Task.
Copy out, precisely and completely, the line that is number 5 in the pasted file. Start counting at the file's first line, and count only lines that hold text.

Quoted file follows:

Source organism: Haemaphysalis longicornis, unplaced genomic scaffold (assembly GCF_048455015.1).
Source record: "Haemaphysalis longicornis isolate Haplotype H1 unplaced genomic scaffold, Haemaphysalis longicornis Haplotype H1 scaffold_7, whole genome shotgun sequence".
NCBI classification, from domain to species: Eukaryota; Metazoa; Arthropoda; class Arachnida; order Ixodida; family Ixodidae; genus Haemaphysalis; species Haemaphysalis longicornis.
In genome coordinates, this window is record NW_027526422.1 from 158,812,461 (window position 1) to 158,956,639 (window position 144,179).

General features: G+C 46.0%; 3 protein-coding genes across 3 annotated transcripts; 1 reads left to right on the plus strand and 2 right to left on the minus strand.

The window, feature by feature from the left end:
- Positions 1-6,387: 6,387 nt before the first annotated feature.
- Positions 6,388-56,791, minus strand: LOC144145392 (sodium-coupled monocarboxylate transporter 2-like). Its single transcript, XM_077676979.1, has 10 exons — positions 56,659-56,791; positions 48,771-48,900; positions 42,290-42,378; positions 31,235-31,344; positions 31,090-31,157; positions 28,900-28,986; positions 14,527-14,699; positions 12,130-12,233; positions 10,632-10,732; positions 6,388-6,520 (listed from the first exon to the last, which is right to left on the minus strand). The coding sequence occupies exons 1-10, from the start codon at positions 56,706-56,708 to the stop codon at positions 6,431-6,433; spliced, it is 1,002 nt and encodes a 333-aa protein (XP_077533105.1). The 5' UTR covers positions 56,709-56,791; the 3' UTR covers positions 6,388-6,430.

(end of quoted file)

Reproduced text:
General features: G+C 46.0%; 3 protein-coding genes across 3 annotated transcripts; 1 reads left to right on the plus strand and 2 right to left on the minus strand.